Saskatchewan

Sask. delays 'clean coal' power

Saskatchewan's power company says it needs more information from the federal government before it decides whether to move ahead with a so-called clean coal project.

Full-scale carbon-capture and storage facility waiting on regulatory details

Saskatchewan's power company says it needs more information from the federal government before it decides whether to move ahead with a so-called clean coal project.

SaskPower, a provincial Crown corporation, announced Friday that it will rebuild its aging Unit 3 at the coal-fired Boundary Dam power plant near Estevan, Sask.

The company said a decision on a fully integrated carbon-capture and storage facility will have to wait until it gets more details on emissions regulations from Ottawa.

"We do need to get some clarification and certainty of what the feds are going to do," Robert Watson, the president of SaskPower, said Friday, noting the federal government has jurisdiction to regulate emissions.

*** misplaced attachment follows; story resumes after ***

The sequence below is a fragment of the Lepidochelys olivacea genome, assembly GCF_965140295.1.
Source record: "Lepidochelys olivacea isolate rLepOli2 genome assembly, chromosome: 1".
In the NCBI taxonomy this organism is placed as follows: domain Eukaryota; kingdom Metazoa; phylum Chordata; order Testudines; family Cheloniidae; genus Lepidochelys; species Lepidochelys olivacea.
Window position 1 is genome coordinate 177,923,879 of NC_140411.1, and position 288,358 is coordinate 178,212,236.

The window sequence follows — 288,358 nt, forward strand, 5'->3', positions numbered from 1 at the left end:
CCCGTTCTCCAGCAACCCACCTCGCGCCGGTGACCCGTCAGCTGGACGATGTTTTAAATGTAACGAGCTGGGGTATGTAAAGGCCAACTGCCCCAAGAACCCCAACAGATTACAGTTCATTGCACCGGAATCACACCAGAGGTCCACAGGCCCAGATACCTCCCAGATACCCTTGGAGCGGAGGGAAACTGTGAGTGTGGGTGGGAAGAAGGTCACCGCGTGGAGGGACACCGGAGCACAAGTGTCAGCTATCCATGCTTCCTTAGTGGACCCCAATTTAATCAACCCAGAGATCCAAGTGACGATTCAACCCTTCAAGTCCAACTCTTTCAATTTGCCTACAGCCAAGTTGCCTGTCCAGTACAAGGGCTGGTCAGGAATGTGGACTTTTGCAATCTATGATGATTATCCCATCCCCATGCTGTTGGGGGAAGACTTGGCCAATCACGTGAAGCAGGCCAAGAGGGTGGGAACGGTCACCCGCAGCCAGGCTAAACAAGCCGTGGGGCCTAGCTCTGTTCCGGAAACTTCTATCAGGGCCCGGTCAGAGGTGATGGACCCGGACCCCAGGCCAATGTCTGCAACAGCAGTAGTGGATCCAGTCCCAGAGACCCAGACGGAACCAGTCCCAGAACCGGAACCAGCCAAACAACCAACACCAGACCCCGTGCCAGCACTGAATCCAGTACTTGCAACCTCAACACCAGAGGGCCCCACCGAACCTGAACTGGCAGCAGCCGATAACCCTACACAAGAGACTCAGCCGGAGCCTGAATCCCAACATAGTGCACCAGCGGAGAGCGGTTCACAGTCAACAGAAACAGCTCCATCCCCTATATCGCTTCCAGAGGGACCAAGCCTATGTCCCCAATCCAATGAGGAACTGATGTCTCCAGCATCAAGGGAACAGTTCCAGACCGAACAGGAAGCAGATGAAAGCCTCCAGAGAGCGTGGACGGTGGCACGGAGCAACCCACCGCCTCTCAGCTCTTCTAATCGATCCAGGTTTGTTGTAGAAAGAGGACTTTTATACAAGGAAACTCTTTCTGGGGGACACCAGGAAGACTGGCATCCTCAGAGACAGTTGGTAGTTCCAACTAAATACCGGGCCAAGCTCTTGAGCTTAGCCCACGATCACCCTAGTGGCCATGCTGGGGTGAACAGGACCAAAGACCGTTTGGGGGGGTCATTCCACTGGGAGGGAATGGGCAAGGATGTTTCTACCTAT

"It would irresponsible to not ... look at the regulations and find out what's in them so that there are no surprises," he added.

Clean coal and the ability to capture greenhouse gas emissions from large polluters for storage underground are key planks in the federal Conservative government's plan to address climate change.

In 2008, Prime Minister Stephen Harper was in southeastern Saskatchewan to tour the Boundary Dam where the federal and provincial governments are spending hundreds of millions of dollars working on a clean coal project.

That pilot project is separate from the Unit 3 upgrade.

Saskatchewan would need the technology to work on a large scale.

Per capita, the province is the largest emitter in the country due to its reliance on burning coal to generate electricity.

It has the second-highest greenhouse gas emissions per capita of any jurisdiction in the world — 72 tonnes per person annually — according to the Saskatchewan Environmental Society.

The company estimates it would cost $1.2 billion to rebuild Boundary Dam 3 as a fully integrated carbon-capture and storage unit.

Instead, refurbishing the 45-year-old unit to extend its life by another 30 years would cost an estimated $354 million.

"We're going to rebuild it so it's carbon-capture ready," said Watson. "It will come out as almost a brand new unit that's the latest technology set to capture carbon. Then, the second phase of the decision is to have the carbon-capture infrastructure built in order to capture the carbon. That's the delay.

"It's a deferral or a delay," he quickly added. "It's not a cancellation by any means."

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